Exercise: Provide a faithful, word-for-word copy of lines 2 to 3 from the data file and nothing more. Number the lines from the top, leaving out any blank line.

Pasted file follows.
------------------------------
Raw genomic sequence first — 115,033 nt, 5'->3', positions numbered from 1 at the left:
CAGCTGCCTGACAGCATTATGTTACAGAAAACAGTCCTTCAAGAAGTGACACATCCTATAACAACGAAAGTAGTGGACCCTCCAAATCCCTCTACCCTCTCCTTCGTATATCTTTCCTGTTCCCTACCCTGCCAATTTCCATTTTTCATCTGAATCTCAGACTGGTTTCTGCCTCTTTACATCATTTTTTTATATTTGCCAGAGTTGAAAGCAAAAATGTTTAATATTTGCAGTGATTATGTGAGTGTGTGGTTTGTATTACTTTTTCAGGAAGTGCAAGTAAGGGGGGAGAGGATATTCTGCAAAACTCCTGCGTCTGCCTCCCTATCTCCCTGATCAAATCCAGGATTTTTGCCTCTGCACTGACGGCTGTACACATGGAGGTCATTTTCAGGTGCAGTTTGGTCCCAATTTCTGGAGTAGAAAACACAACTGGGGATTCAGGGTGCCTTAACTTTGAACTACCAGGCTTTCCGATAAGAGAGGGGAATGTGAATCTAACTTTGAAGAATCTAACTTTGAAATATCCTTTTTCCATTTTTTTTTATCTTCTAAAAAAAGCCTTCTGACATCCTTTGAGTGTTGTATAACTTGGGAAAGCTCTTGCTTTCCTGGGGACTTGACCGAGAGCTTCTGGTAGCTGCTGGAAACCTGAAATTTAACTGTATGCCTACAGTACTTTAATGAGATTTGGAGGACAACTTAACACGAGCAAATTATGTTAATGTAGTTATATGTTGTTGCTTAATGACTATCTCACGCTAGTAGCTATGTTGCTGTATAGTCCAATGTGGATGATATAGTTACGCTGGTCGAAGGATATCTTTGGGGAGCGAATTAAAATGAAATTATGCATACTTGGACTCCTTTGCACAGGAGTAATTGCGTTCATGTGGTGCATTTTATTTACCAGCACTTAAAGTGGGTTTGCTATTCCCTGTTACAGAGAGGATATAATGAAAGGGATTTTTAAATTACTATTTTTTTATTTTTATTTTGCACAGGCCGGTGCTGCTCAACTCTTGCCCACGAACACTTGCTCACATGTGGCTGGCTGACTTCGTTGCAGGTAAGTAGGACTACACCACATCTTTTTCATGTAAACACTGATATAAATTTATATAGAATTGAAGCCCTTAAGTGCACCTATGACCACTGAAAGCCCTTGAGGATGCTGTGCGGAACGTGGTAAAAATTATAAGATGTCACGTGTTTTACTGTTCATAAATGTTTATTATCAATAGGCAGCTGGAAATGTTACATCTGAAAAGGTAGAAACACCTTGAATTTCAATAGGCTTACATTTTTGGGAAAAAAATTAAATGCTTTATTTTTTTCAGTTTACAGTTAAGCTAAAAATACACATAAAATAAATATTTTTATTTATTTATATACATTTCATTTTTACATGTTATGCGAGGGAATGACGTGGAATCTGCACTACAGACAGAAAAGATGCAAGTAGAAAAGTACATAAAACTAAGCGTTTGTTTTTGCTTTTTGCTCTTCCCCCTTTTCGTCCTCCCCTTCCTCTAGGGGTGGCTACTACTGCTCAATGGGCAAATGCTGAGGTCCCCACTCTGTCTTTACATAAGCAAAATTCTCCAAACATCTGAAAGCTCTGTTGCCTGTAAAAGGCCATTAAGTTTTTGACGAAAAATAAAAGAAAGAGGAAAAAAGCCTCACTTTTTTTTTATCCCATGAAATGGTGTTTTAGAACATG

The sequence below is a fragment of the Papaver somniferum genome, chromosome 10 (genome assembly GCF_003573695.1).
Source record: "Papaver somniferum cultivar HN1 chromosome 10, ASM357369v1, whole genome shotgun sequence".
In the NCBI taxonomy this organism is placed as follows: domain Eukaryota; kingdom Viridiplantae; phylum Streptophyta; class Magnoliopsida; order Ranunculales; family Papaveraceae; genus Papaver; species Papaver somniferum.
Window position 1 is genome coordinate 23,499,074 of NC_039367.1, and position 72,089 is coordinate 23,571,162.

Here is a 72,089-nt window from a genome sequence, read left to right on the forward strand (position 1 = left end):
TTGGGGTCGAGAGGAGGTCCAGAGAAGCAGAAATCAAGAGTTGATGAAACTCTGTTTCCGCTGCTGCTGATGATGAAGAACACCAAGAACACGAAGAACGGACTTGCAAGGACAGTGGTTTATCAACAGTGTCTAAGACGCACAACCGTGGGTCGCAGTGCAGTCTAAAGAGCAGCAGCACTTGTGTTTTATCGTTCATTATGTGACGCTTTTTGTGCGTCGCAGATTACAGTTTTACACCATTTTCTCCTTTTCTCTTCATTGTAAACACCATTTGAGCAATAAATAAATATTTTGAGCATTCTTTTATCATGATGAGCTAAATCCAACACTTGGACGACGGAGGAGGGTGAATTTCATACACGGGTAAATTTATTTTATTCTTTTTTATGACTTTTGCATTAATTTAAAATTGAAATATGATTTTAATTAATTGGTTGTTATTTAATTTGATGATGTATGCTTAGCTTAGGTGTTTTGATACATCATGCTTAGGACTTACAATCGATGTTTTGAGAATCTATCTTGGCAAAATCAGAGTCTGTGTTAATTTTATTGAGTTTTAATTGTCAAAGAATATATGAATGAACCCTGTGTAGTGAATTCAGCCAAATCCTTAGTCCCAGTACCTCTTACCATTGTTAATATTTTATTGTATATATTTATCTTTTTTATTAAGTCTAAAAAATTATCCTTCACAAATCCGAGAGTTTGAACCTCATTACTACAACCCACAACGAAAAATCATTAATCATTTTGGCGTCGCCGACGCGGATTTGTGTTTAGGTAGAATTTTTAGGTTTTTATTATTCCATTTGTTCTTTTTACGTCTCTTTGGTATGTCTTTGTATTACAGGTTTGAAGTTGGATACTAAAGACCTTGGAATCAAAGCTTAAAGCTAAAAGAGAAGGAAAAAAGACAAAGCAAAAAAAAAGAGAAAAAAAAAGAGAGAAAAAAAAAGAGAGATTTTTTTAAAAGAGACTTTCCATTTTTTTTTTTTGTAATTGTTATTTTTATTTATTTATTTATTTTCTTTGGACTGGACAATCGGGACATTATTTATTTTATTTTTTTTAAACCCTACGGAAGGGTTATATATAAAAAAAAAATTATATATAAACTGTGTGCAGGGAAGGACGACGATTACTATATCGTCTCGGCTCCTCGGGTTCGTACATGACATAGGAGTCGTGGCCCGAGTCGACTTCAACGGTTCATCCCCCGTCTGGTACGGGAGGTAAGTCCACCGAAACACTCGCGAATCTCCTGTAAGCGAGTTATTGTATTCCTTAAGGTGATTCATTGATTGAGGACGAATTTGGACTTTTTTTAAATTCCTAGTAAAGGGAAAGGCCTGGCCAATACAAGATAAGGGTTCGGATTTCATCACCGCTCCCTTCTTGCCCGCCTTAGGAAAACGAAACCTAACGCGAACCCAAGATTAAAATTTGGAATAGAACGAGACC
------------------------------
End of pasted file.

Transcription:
CAGCTGCCTGACAGCATTATGTTACAGAAAACAGTCCTTCAAGAAGTGACACATCCTATAACAACGAAAGTAGTGGACCCTCCAAATCCCTCTACCCTCTCCTTCGTATATCTTTCCTGTTCCCTACCCTGCCAATTTCCATTTTTCATCTGAATCTCAGACTGGTTTCTGCCTCTTTACATCATTTTTTTATATTTGCCAGAGTTGAAAGCAAAAATGTTTAATATTTGCAGTGATTATGTGAGTGTGTGGTTTGTATTACTTTTTCAGGAAGTGCAAGTAAGGGGGGAGAGGATATTCTGCAAAACTCCTGCGTCTGCCTCCCTATCTCCCTGATCAAATCCAGGATTTTTGCCTCTGCACTGACGGCTGTACACATGGAGGTCATTTTCAGGTGCAGTTTGGTCCCAATTTCTGGAGTAGAAAACACAACTGGGGATTCAGGGTGCCTTAACTTTGAACTACCAGGCTTTCCGATAAGAGAGGGGAATGTGAATCTAACTTTGAAGAATCTAACTTTGAAATATCCTTTTTCCATTTTTTTTTATCTTCTAAAAAAAGCCTTCTGACATCCTTTGAGTGTTGTATAACTTGGGAAAGCTCTTGCTTTCCTGGGGACTTGACCGAGAGCTTCTGGTAGCTGCTGGAAACCTGAAATTTAACTGTATGCCTACAGTACTTTAATGAGATTTGGAGGACAACTTAACACGAGCAAATTATGTTAATGTAGTTATATGTTGTTGCTTAATGACTATCTCACGCTAGTAGCTATGTTGCTGTATAGTCCAATGTGGATGATATAGTTACGCTGGTCGAAGGATATCTTTGGGGAGCGAATTAAAATGAAATTATGCATACTTGGACTCCTTTGCACAGGAGTAATTGCGTTCATGTGGTGCATTTTATTTACCAGCACTTAAAGTGGGTTTGCTATTCCCTGTTACAGAGAGGATATAATGAAAGGGATTTTTAAATTACTATTTTTTTATTTTTATTTTGCACAGGCCGGTGCTGCTCAACTCTTGCCCACGAACACTTGCTCACATGTGGCTGGCTGACTTCGTTGCAGGTAAGTAGGACTACACCACATCTTTTTCATGTAAACACTGATATAAATTTATATAGAATTGAAGCCCTTAAGTGCACCTATGACCACTGAAAGCCCTTGAGGATGCTGTGCGGAACGTGGTAAAAATTATAAGATGTCACGTGTTTTACTGTTCATAAATGTTTATTATCAATAGGCAGCTGGAAATGTTACATCTGAAAAGGTAGAAACACCTTGAATTTCAATAGGCTTACATTTTTGGGAAAAAAATTAAATGCTTTATTTTTTTCAGTTTACAGTTAAGCTAAAAATACACATAAAATAAATATTTTTATTTATTTATATACATTTCATTTTTACATGTTATGCGAGGGAATGACGTGGAATCTGCACTACAGACAGAAAAGATGCAAGTAGAAAAGTACATAAAACTAAGCGTTTGTTTTTGCTTTTTGCTCTTCCCCCTTTTCGTCCTCCCCTTCCTCTAGGGGTGGCTACTACTGCTCAATGGGCAAATGCTGAGGTCCCCACTCTGTCTTTACATAAGCAAAATTCTCCAAACATCTGAAAGCTCTGTTGCCTGTAAAAGGCCATTAAGTTTTTGACGAAAAATAAAAGAAAGAGGAAAAAAGCCTCACTTTTTTTTTATCCCATGAAATGGTGTTTTAGAACATG

The sequence below is a fragment of the Papaver somniferum genome, chromosome 10 (genome assembly GCF_003573695.1).